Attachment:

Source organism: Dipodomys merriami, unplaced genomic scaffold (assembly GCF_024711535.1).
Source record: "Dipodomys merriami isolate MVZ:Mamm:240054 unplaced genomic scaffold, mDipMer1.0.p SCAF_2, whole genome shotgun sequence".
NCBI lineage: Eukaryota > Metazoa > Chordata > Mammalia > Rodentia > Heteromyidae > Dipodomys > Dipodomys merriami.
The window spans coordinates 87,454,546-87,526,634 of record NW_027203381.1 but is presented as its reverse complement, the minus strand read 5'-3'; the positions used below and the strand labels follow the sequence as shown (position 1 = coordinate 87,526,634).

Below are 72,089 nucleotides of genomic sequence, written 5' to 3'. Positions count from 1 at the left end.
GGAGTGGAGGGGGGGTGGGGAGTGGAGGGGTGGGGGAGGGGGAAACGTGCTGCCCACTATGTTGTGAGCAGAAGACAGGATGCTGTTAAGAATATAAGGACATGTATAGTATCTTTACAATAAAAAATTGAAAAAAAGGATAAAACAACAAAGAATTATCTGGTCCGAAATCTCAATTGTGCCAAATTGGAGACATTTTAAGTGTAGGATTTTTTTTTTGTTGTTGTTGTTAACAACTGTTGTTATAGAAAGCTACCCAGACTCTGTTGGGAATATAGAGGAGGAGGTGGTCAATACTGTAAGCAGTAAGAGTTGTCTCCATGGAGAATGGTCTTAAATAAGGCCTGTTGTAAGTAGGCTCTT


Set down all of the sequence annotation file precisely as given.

Source organism: Dipodomys merriami, unplaced genomic scaffold (assembly GCF_024711535.1).
Source record: "Dipodomys merriami isolate MVZ:Mamm:240054 unplaced genomic scaffold, mDipMer1.0.p SCAF_2, whole genome shotgun sequence".
NCBI lineage: Eukaryota > Metazoa > Chordata > Mammalia > Rodentia > Heteromyidae > Dipodomys > Dipodomys merriami.
The window spans coordinates 87,454,546-87,526,634 of record NW_027203381.1 but is presented as its reverse complement, the minus strand read 5'-3'; the positions used below and the strand labels follow the sequence as shown (position 1 = coordinate 87,526,634).

Below are 72,089 nucleotides of genomic sequence, written 5' to 3'. Positions count from 1 at the left end.
GGAGTGGAGGGGGGGTGGGGAGTGGAGGGGTGGGGGAGGGGGAAACGTGCTGCCCACTATGTTGTGAGCAGAAGACAGGATGCTGTTAAGAATATAAGGACATGTATAGTATCTTTACAATAAAAAATTGAAAAAAAGGATAAAACAACAAAGAATTATCTGGTCCGAAATCTCAATTGTGCCAAATTGGAGACATTTTAAGTGTAGGATTTTTTTTTTGTTGTTGTTGTTAACAACTGTTGTTATAGAAAGCTACCCAGACTCTGTTGGGAATATAGAGGAGGAGGTGGTCAATACTGTAAGCAGTAAGAGTTGTCTCCATGGAGAATGGTCTTAAATAAGGCCTGTTGTAAGTAGGCTCTT